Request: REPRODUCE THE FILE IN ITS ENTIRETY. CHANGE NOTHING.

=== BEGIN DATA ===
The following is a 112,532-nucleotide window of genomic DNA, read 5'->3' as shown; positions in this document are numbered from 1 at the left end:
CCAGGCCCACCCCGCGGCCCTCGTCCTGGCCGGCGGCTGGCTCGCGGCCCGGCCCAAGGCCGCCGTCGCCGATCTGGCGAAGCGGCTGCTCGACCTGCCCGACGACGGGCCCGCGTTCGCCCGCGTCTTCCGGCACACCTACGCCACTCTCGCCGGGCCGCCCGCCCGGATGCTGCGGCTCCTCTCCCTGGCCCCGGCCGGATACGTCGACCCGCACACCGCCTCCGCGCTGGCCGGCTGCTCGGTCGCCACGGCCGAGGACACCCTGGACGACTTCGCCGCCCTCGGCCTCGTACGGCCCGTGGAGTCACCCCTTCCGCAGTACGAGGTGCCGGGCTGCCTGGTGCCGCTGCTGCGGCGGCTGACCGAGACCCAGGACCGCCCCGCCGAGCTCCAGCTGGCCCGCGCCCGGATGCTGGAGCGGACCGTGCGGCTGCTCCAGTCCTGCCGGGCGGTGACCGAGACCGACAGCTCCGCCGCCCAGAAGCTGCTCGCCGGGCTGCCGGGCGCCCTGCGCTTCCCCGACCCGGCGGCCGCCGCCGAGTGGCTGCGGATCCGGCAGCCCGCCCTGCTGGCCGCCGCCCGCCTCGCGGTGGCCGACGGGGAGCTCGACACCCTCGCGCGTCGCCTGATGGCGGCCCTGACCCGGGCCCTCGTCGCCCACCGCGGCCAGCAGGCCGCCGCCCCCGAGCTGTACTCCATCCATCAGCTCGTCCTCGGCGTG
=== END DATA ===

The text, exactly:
The following is a 112,532-nucleotide window of genomic DNA, read 5'->3' as shown; positions in this document are numbered from 1 at the left end:
CCAGGCCCACCCCGCGGCCCTCGTCCTGGCCGGCGGCTGGCTCGCGGCCCGGCCCAAGGCCGCCGTCGCCGATCTGGCGAAGCGGCTGCTCGACCTGCCCGACGACGGGCCCGCGTTCGCCCGCGTCTTCCGGCACACCTACGCCACTCTCGCCGGGCCGCCCGCCCGGATGCTGCGGCTCCTCTCCCTGGCCCCGGCCGGATACGTCGACCCGCACACCGCCTCCGCGCTGGCCGGCTGCTCGGTCGCCACGGCCGAGGACACCCTGGACGACTTCGCCGCCCTCGGCCTCGTACGGCCCGTGGAGTCACCCCTTCCGCAGTACGAGGTGCCGGGCTGCCTGGTGCCGCTGCTGCGGCGGCTGACCGAGACCCAGGACCGCCCCGCCGAGCTCCAGCTGGCCCGCGCCCGGATGCTGGAGCGGACCGTGCGGCTGCTCCAGTCCTGCCGGGCGGTGACCGAGACCGACAGCTCCGCCGCCCAGAAGCTGCTCGCCGGGCTGCCGGGCGCCCTGCGCTTCCCCGACCCGGCGGCCGCCGCCGAGTGGCTGCGGATCCGGCAGCCCGCCCTGCTGGCCGCCGCCCGCCTCGCGGTGGCCGACGGGGAGCTCGACACCCTCGCGCGTCGCCTGATGGCGGCCCTGACCCGGGCCCTCGTCGCCCACCGCGGCCAGCAGGCCGCCGCCCCCGAGCTGTACTCCATCCATCAGCTCGTCCTCGGCGTG